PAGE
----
Kumiko, The Treasure Hunter begins on a beach with a woman following a treasure map which leads to a cave, where she finds a VHS cassette. Although almost unwatchable, we can determine that this Video tape is Fargo, written, produced, and directed by the Coen Bros. – Joel and Ethan.
I don’t think this was just circumstantial as Kumiko was written by another pair of brothers – David and Nathan Zellner, with David helming the film as Director. By the way, David Zellner was in the house tonight for the screening of his film. There was a Q & A after the screening.
But I digress. We learn over the next 45 minutes, that Kumiko is an OL (office lady) with a domineering mother (are you dating anyone? – how’s the job? – why is it that you never answer the phone?) Her boss uses her to make tea, deliver his suits to the dry-cleaners and so forth. He complains about the tea – did you let it steep?
Kumiko is at once lonely, and though only 29, she’s older than most of the girls at the office. She avoids her friends, ignores the mail mounting up in her mail box, is unresponsive at work as well as toward her mother. With a population approaching 15 million it seems that it is not easy to be lonely in Tokyo, a densely populated city in the land of the rising sun, the home of gleaming bullet trains, the bright lights and glitter of Tokyo’s neon bound areas of Ginza and Shinjuku. But Kumiko is withdrawn and seems interested only in her pet rabbit named Bunzo, and the film Fargo.
Without much else going on, Kumiko’s interest in Fargo takes on a life of its own. Kumiko believes that the story of Fargo is real, and where ever it was that the Steve Buscemi character buried that case of money, it can be found, and she is going to be the one who finds it.
Kumiko, almost a stranger in her own land, goes above and beyond. The VHS tape becomes snagged and useless, so she must buy a DVD player and the DVD of Fargo. Now of course, the images of the brief case of money being buried become so very real. Using mathematics and geometry, Kumiko fashions a hand-sewn treasure map of the location of the buried treasure. She even tries to steal a map book from the public library. She’s busted attempting this – but bargains or bribes her way into the specific page she needs.
Her destiny is before her, and we’re in on it too. We are not surprised in the least when Kumiko dumps the suits, just picked up at the dry-cleaners, some how arrives at a decision to set Bunzo the rabbit free, and finally, she will abscond with a company credit card that her boss gave to her so she could buy his a wife a nice birthday gift.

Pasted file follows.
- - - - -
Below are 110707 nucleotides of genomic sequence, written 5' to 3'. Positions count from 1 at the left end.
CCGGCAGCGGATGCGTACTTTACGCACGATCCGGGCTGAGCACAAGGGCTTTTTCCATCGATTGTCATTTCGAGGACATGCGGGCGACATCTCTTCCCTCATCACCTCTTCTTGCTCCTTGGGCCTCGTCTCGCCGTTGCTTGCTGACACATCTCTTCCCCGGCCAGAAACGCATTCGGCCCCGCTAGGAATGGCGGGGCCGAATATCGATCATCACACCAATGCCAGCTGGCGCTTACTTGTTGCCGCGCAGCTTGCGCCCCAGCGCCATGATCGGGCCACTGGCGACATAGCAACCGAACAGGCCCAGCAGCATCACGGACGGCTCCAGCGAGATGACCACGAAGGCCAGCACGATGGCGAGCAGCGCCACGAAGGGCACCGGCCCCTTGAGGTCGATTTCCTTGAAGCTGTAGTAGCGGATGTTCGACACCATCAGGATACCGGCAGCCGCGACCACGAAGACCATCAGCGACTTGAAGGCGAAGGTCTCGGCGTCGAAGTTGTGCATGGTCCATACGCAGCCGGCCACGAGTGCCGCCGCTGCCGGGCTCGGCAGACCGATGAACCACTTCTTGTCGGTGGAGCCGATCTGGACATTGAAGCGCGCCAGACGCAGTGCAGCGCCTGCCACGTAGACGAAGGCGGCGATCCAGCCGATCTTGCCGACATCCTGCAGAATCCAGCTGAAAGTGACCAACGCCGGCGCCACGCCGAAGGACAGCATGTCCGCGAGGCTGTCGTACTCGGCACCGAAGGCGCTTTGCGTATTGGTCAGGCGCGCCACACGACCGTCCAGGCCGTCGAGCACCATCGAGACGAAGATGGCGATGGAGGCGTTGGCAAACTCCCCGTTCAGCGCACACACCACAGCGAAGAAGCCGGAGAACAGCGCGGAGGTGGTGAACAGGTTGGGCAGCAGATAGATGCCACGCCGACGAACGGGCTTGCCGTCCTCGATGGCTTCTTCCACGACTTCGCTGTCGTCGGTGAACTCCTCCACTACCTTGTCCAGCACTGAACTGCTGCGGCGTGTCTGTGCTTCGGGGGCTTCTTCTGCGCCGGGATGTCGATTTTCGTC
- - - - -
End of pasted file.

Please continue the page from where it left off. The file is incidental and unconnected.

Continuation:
What shall I get? I don’t care as long as it is nice.
Next stop Minneapolis.
The Japanese settings were finely tuned. We are not shocked in the least by Kumiko’s behavior. As portrayed beautifully by Rinko Kikuchi, the character is hauntingly strange but not abhorrent. Even though she appears despondent, and even isolated, we can see that it is by her own choice, which should make us feel somewhat less concerned about her well-being. Yet we are solidly behind her.
Once she lands in the USA at the Minneapolis airport – the film must switch gears. Kumiko is still going to search until she finds the treasure – come what may. But now we have American characters who will interact with her.
First there are tourist aides at the airport who while helpful, we just might consider them as somewhat cultish. There’s interstate bus driver, a vaguely Indian motel owner, a lonely elderly widow who takes Kumiko in, and finally, a trying hard to help local sheriff who had received a report of a strange woman walking in the snow while wrapped in a blanket.
In this second half, the Zellners inject some humor. Not jokes mind you, but more of the kind of situational humor stemming from folks in Minnesota’s north country not knowing exactly what to make of a Japanese woman desperately trying to reach Fargo, ND.
Some folks in the theater laughed out loud at a few of the more appropriate times, while others simply smiled. There was a sense of awkwardness = not by Kumiko – but we felt badly for the Americans. While help and aid can be and were offered, the cultural differences were bound to appear, and did, even without any negative intentions by the characters, or the script.
Kumiko trudges on both literally and figuratively – following her instincts rather than a set of instructions. It is obvious that she’s not really planned much beyond her preparing the treasure map and flying off to Minneapolis.
While I won’t call the film gripping – it is certainly involving. We know that Fargo is a fictional movie created by the Coens. But Kumiko has bought into Fargo’s banner – based on real events or did it say based on a true story. Either way, Kumiko will not rest until she has the treasure in her hands.
I will heartily recommend this film. The Japanese half was solid, even with a heavy-handed boss, uppity co-workers, and friends that Kumiko kept at arm’s length. The American half finds Kumiko in our own land. While she appears driven, to the point of obsession and past, it is the American characters that you might find fault with.
Following successes at SXSW, Sundance, and now the SFF, you should see the film if you get a chance. Don’t worry about the transition from a crowded, cramped Tokyo apartment to the near silent wastelands of the Minnesota tundra, and don’t let desolation stop you. If you have an indie theater or an art house in your area, then watch for it. Four point zero out of five.